There’s a reason why Jardin is known as Colombia’s most beautiful town. Here are 44 colourful photos of Jardin Colombia to inspire you to visit!
Transparency: We were guests of LandVenture Travel during our tour of Jardin in November 2018. As always, all opinions and recommendations expressed here are my own.
But there’s no where quite as colourful as Jardin.
An Andean puebla located in Colombia’s coffee region, Jardin is roughly 130km south of Medellin. It’s a vibrant town with a humble history and a great community feel. Jardin was built on the back of coffee, sugarcane and other agribusiness. Beyond the beautiful homes, fincas and Jardin’s stunning city square and cathedral is a longstanding tradition of hard graft.
We recently got a chance to explore Jardin on a guided tour with LandVenture Travel. There’s nothing quite like travelling with a local to bring a new place to life with anecdotes as colourful as the streets themselves. This collection of photos, narrated by our guide, Juan, are my favourite images of Jardin.
My favourite photos of Jardin, Colombia
Planning a trip to Colombia? Here are my favourite photos of Jardin to inspire you to visit!
One of the most important lessons we learned in Colombia’s coffee region is that people may not be rich in financial terms, but everyone is house proud. City apartments may be small, but their flower boxes, carved balconies and colourful shutters make a lasting impression. As Juan told us, people often consult their neighbours before deciding what colours to paint their facade (they’re the ones who’ll be looking at it, after all!). Fincas (farm houses) are just as colourful and inviting. I particularly like the way these homes open up on all sides, flooding the living spaces with natural light and ventilation.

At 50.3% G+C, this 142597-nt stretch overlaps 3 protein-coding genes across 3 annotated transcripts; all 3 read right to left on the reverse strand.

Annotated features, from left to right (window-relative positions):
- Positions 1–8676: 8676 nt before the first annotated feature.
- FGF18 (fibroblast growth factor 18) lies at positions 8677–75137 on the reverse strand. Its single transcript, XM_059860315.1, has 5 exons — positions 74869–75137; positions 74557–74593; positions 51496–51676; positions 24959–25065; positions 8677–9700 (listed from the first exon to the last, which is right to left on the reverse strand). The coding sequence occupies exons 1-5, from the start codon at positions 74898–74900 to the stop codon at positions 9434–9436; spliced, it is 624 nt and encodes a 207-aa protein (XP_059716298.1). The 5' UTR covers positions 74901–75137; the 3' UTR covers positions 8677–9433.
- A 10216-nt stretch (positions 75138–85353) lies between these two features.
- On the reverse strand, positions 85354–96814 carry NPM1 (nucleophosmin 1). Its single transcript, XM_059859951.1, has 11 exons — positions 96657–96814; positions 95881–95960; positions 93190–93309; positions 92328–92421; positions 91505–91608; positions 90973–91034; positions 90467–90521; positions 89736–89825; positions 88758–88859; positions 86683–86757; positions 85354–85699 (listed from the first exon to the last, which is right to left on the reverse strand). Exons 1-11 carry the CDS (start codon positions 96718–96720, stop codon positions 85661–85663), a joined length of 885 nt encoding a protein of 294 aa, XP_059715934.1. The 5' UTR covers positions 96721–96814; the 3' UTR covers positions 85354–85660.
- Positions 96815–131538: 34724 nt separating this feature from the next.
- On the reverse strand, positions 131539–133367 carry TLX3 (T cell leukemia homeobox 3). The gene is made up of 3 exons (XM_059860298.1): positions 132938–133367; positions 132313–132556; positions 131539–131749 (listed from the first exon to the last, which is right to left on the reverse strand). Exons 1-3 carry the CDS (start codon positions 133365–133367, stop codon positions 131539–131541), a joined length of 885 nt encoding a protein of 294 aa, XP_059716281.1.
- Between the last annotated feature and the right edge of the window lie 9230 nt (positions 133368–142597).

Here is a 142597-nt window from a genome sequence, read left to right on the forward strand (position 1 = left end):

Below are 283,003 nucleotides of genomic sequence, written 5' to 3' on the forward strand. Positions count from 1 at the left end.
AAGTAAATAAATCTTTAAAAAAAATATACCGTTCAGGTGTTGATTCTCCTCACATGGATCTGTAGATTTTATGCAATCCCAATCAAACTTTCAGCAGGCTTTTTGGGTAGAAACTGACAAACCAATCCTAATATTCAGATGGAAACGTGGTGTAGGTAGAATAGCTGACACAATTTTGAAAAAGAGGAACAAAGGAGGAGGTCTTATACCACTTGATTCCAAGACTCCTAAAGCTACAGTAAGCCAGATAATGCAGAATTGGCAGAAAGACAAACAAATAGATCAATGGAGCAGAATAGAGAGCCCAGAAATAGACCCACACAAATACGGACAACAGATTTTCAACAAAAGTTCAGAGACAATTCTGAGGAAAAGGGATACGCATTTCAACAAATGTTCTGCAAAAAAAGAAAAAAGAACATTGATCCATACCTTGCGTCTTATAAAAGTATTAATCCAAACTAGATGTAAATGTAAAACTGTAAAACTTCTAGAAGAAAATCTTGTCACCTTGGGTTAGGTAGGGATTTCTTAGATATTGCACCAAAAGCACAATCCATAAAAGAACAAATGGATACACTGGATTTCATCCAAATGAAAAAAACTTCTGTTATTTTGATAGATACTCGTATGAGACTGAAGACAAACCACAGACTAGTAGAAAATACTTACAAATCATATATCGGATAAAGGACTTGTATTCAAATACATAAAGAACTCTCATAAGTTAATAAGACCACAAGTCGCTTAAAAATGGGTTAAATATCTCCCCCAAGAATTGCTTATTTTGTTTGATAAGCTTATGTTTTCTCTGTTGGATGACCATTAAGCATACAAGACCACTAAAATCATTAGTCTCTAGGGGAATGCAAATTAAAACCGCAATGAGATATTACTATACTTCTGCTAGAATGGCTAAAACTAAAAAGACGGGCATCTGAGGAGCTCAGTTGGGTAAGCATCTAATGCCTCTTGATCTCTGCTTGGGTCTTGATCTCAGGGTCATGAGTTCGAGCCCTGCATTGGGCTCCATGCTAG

It’s not just homes—local businesses also get in on the act. Two of the most beautiful buildings we visited in Jardin were the Hotel Jardin and Cafe Macanas, both just off the city square.
The main square
Life in Jardin, as in other small heritage towns in Antioquia and across Colombia, revolves around the main square. The Spanish name Jardin means ‘garden’—thus Jardin’s square, El Libertador Park, is decorated with rose bushes, flowers and shrubs. The square itself is made from beautiful river rocks and locally quarried stone.
Colourful bars and cafes line the perimeter, watering holes where locals gather to shoot the breeze. The centrepiece, the Basilica of the Immaculate Conception, is an impressive Neo-Gothic stone cathedral with a blue ombre interior and sparkling metal towers.
Looking for another bright and beautiful town to visit in Antioquia? Check out this guide to Guatape, Colombia.
A heritage of craftsmanship
Jardin has a history of handicraft production. Colourful mola textiles made by indigenous communities, leatherwork, cane sombrero vueltiao hats and virgin wool ponchos can all be found in gift boutiques dotted around Jardin’s city centre. Jardin is also known for its milk candy, Dulces del Jardin. We visited one sweets shop where the same jam and caramel recipes have been used for generations.
Back to nature
Nestled in the Andes mountains, Jardin is incredibly green. More than 200 species of birds have been identified in the short distance from the town centre to a nearby waterfall. Driving into the hills high above Jardin reveals beautiful vistas of the town and valley.
Coffee and cane
Jardin isn’t all flower pots and painted doorways. Like most towns in this part of Colombia, Jardin was built off the back of hard work. We visited the local sugar cane mill where men were busy preparing panela—brown cakes of raw sugarcane made by melting and re-setting the sugar. It’s tough, dangerous work.
And then of course there’s the coffee. Coffee is one of the predominant crops in Jardin and most families dabble in growing and picking. One of the local farmers we met, Jamie, welcomed us into his home and treated us to a lunch and espresso.
Have you been to Jardin? What did you most enjoy about it? If not, would you be interested in visiting this Colombian town? I’d love to hear your thoughts!